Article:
Hardcore is the premature-ejaculation of punk; if the sub-genre’s actually about anything, it’s hitting the re-set button early and often enough to avoid leaving fingerprints on corpses. Briskly unmemorable and unsentimentally abrupt, it wears its own obsolescence as a badge of honor. Hardcore is violence, technique and finesse, but maybe more significantly, hardcore is anonymity: generic fury as its own virtuoso reward.
Wayne’s World III b/w Godfather IV (Load), the debut LP from Providence, Rhode Island trio White Load, is textbook hardcore: lacerating chord-crunches, seared-larynx screams, riot-worthy stampedes, combative asides. Whoever these guys are (they’re not volunteering first names), they cram 25 songs in 20 confusing minutes. The song titles—“Note Note Note Note,” “Fashionable Prostitute,” “Hide Your Face,” the album name itself—are pro forma obnoxious but as contextually meaningless as the music itself is. Everything’s mangled, mangy and inchoate.
Two conflicting impulses are at play here: a willful self-negation and an impulse to jerk off in the genre wading pool. Beaters like “Milpool,” the sub-Stiff Little Fingers sneer “Barbara Ann,” and “Prostitute,” where the singer’s bloviated angst manifests itself in a Satanic scat routine are more exception than rule, and the same handful of chords are resurrected so frequently from shit fit to shit fit that it’s next to impossible to say just where you are in this LP at any given moment. But while “Steve’s Dick Jam” clocks in at an 30 abrupt seconds and boasts the least comprehensible sentiments this side of a Coke Bust single, its ripcord riff is red, red meat—and halfway through White Load downshift into a cocksure variation of that riff, just because they can. “Aisles” opens with 17 seconds of drum thrash before the rest of the band careens in for some no-fi Wire shenanigans; “Party” is like the Cliff’s Notes version of Nirvana’s Incesticide. Intros are all over World, and I don’t mean some dude belligerently bellowing an anarchist bumper-sticker slogan: “Nothing Is Funny” and “Public Suicide” gnash along on startlingly even keels before their accompanying vocals kick the bucking-bronco tunes into higher gears.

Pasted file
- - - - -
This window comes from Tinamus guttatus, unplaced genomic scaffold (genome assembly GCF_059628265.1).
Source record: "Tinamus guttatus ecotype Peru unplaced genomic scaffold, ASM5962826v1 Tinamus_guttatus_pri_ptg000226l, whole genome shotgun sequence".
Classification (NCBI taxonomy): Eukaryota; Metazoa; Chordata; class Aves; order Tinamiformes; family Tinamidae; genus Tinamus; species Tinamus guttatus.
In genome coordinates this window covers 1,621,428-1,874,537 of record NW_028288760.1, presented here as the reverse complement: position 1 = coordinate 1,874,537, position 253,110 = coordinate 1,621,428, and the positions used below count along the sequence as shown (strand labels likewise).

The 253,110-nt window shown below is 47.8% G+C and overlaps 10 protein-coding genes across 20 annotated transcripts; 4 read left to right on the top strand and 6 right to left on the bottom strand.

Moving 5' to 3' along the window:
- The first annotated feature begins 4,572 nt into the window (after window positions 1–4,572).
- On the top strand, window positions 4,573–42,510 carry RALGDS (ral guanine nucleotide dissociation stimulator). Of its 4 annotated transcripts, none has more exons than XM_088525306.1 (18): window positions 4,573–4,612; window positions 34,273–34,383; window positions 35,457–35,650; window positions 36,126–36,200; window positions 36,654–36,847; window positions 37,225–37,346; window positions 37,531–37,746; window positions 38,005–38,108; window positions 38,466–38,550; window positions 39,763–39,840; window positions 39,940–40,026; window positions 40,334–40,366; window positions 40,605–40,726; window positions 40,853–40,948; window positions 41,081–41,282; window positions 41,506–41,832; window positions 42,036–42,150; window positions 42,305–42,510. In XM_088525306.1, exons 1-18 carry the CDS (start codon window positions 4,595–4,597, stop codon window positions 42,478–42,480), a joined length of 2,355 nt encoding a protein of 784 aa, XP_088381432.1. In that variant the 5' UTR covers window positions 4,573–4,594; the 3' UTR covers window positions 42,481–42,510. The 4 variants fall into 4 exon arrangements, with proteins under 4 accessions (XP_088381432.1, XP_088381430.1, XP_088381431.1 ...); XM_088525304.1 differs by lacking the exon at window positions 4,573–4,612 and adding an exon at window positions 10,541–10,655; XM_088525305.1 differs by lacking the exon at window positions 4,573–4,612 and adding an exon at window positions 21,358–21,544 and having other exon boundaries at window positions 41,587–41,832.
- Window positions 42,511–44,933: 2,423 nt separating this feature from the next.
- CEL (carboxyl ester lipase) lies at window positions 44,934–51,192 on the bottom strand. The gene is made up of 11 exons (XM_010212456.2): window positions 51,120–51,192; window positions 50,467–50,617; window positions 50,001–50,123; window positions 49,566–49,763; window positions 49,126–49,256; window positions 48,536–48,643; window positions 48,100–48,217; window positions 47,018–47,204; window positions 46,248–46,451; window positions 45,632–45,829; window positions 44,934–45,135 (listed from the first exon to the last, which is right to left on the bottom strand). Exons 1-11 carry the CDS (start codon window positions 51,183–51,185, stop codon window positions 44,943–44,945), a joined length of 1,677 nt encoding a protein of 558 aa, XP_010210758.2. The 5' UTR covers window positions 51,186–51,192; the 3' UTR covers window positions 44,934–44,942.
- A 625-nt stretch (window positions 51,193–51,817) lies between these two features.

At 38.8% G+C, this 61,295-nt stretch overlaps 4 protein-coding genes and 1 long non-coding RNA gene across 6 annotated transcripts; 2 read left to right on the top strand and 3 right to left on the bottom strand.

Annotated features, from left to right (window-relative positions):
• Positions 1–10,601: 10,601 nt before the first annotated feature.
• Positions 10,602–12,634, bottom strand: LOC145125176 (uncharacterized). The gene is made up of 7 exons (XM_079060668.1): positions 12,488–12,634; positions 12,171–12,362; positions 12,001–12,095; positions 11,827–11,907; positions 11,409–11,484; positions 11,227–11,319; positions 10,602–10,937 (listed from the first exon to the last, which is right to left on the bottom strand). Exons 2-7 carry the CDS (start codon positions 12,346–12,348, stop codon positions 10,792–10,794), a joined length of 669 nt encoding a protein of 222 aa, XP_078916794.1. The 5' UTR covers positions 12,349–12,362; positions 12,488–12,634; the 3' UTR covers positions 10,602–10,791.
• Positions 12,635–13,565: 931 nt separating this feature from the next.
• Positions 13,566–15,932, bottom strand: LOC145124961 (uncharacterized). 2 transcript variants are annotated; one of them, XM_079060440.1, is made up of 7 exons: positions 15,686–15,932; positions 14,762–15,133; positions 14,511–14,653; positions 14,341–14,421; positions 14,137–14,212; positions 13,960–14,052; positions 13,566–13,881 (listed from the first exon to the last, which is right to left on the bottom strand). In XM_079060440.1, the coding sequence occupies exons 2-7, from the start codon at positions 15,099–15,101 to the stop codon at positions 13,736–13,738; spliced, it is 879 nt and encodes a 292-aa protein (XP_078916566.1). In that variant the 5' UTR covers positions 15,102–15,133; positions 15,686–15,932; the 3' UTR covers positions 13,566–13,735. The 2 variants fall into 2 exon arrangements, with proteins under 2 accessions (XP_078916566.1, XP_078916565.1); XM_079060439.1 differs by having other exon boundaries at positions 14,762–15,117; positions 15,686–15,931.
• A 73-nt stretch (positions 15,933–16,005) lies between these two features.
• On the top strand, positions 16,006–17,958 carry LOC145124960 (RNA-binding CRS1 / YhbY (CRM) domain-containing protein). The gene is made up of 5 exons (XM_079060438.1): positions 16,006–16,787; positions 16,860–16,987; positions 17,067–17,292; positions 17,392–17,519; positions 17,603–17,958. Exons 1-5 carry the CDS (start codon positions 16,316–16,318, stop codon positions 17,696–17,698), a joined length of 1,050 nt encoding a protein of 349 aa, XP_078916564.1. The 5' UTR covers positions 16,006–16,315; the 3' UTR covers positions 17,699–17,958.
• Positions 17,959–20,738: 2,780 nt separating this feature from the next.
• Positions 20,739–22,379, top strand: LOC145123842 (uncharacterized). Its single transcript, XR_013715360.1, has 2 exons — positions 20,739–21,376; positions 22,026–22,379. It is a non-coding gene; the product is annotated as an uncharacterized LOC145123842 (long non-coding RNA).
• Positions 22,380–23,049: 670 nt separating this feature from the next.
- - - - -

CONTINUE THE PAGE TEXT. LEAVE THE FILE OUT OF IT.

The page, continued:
So White Load are hardcore, and at the same time they’re also kind of beyond it: hiding in plain sight musically, there without really existing. If you’re listening—not just hearing, mind you—this dissonance is their allure.